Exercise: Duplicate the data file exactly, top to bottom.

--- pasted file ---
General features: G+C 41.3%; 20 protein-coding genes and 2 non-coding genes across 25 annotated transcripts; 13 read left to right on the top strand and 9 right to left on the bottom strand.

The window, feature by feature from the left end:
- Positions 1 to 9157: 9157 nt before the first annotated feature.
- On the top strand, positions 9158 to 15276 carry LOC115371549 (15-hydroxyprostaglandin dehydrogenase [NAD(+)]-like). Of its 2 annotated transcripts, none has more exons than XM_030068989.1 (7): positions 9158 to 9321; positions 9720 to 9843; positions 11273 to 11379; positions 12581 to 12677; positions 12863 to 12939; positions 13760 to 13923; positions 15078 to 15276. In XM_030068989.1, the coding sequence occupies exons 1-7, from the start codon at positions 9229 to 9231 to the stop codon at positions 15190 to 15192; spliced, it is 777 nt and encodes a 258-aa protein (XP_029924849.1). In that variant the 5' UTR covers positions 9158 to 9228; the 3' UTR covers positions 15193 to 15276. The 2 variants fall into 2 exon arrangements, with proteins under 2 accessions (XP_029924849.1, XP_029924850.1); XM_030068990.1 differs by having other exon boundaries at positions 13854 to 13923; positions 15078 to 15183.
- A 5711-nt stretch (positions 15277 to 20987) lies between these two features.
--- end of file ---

General features: G+C 41.3%; 20 protein-coding genes and 2 non-coding genes across 25 annotated transcripts; 13 read left to right on the top strand and 9 right to left on the bottom strand.

The window, feature by feature from the left end:
- Positions 1 to 9157: 9157 nt before the first annotated feature.
- On the top strand, positions 9158 to 15276 carry LOC115371549 (15-hydroxyprostaglandin dehydrogenase [NAD(+)]-like). Of its 2 annotated transcripts, none has more exons than XM_030068989.1 (7): positions 9158 to 9321; positions 9720 to 9843; positions 11273 to 11379; positions 12581 to 12677; positions 12863 to 12939; positions 13760 to 13923; positions 15078 to 15276. In XM_030068989.1, the coding sequence occupies exons 1-7, from the start codon at positions 9229 to 9231 to the stop codon at positions 15190 to 15192; spliced, it is 777 nt and encodes a 258-aa protein (XP_029924849.1). In that variant the 5' UTR covers positions 9158 to 9228; the 3' UTR covers positions 15193 to 15276. The 2 variants fall into 2 exon arrangements, with proteins under 2 accessions (XP_029924849.1, XP_029924850.1); XM_030068990.1 differs by having other exon boundaries at positions 13854 to 13923; positions 15078 to 15183.
- A 5711-nt stretch (positions 15277 to 20987) lies between these two features.